Condition of New York Indians in the 1890 Census
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The Indians of New York are those of the Six Nations, living upon reservations retained from the lands they originally occupied, and a few scattered Indians of various tribes.
The civilized (self-supporting) Indians of New York, counted in the general census, number 726 (383 males and 343 females), and are distributed as follows:
Chautauqua County, 24; Chemung County, 27; Essex County, 17; Jefferson County, 25; Kings County, 62; Lewis County; 33; Madison County, 84; Monroe County, 23; New York County, 52; Oneida County, 62; Onondaga County, 22; Queens County, 30; St. Lawrence County, 17; Saratoga County, 25; Suffolk County, 50; Warren County, 42; other counties (13 or less in each), 131.
This is aside from the 5,309 of the Six Nations who are discussed among Indians not taxed.
As in New England, there are state obligations still recognized toward these remnants of tribes.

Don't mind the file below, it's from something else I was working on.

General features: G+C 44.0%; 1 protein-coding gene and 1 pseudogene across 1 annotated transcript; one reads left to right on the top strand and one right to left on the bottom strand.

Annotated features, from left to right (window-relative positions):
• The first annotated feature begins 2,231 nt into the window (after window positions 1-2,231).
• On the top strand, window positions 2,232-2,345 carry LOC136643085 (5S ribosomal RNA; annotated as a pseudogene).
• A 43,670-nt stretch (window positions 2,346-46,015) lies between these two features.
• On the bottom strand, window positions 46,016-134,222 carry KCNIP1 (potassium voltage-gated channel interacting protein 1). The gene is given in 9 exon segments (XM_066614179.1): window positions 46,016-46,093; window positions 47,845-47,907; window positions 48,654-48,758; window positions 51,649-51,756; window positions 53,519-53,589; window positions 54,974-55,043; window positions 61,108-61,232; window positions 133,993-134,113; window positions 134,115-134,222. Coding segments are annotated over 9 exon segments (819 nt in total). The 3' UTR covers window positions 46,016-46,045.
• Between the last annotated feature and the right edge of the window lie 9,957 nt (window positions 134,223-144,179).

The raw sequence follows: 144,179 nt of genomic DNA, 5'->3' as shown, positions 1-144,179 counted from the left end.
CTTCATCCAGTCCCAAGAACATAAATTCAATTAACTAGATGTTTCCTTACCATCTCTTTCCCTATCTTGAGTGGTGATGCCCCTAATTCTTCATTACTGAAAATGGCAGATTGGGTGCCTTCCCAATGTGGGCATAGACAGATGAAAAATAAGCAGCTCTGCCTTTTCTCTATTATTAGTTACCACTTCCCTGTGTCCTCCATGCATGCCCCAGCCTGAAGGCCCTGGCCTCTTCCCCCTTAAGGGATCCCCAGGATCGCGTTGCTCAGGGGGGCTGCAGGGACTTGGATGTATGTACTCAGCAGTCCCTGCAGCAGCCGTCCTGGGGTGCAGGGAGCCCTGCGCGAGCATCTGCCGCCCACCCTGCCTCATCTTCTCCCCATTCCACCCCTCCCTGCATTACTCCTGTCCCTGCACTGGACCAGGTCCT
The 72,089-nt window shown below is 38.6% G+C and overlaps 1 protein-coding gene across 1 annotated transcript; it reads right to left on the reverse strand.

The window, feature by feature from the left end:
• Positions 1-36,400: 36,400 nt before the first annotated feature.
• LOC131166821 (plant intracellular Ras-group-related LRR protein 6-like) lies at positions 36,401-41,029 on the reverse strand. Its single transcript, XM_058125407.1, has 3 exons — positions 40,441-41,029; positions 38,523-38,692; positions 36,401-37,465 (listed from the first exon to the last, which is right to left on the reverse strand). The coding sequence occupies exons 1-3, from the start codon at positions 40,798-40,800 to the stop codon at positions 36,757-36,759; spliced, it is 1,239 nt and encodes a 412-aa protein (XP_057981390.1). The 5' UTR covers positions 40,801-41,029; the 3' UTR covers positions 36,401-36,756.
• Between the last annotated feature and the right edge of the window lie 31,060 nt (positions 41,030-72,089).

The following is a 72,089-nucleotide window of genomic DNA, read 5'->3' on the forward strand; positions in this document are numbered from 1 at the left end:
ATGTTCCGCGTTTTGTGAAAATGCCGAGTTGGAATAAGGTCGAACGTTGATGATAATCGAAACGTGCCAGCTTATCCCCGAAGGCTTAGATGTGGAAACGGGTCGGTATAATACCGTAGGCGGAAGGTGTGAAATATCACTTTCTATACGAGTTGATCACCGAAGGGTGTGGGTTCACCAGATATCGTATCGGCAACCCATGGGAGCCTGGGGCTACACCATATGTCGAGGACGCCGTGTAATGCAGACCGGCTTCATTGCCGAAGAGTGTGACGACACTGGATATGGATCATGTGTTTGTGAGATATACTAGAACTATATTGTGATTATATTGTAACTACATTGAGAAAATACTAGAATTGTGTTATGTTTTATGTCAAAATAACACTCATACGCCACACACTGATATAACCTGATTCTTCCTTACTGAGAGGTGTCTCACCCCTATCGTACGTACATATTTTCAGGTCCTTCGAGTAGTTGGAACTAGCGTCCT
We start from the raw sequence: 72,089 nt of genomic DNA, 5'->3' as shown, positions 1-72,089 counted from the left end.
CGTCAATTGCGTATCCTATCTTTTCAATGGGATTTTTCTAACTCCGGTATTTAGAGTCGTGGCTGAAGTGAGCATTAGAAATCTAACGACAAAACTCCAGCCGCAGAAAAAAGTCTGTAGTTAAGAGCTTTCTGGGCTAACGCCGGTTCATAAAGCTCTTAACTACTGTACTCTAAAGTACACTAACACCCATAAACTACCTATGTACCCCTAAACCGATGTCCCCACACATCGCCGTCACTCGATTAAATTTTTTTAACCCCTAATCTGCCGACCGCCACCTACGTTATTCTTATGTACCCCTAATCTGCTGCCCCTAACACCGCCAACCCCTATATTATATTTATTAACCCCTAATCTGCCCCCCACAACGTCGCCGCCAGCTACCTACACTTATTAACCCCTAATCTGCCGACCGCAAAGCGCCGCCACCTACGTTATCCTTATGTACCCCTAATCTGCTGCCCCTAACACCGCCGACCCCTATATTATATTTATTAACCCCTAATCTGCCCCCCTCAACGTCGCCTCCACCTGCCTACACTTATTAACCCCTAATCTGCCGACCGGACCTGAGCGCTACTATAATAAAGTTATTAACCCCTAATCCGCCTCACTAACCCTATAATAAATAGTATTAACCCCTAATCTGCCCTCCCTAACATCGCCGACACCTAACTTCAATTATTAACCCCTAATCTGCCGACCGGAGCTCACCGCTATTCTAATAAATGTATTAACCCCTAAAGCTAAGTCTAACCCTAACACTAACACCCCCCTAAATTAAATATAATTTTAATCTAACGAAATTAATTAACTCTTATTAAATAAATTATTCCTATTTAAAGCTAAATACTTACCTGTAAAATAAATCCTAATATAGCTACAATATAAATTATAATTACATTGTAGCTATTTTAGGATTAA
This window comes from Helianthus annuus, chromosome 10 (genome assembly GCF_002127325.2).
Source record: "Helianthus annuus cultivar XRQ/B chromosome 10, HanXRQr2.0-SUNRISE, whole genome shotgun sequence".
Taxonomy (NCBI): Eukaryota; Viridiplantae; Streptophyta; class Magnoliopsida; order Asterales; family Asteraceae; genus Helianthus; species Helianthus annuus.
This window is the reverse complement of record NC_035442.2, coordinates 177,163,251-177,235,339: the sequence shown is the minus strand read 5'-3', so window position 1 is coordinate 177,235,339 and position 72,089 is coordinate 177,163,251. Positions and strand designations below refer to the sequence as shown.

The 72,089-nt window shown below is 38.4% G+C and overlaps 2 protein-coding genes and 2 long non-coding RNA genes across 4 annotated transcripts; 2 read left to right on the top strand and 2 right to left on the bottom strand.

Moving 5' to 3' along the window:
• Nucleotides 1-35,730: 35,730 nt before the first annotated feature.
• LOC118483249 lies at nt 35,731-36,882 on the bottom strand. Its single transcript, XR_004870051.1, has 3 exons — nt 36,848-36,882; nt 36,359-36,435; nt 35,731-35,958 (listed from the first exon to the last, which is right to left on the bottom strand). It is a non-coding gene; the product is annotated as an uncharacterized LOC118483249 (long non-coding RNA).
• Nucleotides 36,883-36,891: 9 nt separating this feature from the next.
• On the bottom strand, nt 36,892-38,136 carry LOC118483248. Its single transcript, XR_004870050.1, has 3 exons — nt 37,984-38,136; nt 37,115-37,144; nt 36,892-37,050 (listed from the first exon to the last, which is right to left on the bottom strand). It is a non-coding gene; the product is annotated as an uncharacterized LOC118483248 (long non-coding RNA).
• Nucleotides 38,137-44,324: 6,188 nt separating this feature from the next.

- Gallery of Six Nation Images
A large collection of images from the manuscript, including maps. These images can also be found on various pages in context with the information on the page.
- The Six Nations of New York, by Thomas Donaldson
- Historical Outline of Six Nations, by Henry B. Carrington
- Reservations of the Six Nations in New York and Pennsylvania, 1723-1890
- Allegany Reservation Map and Occupants, 1890
- Cattaraugus Reservation Map and Occupants, 1890
- Onondaga Reservation Map and Occupants, Onondaga County, New York, 1890
- St. Regis Reservation Map and Occupants, 1890
- Tonawanda Reservation Map and Occupants, 1890
- Tuscarora Reservation Map and Occupants, 1890
- Wampum Belts
- Religion of the Six Nations Tribes
- Industry and Home Life on the Reservations
- Education, Schools and Language on the Six Nations Reservations
- Six Nations Health and Race Admixture
- Six Nations Names, Traditions, And Reminiscences
- Annuities of the Six Nations Reservations
- General Remarks About the Six Nations in 1890
- The Shinnecock, Poosepatuck and Montauk Indians in New York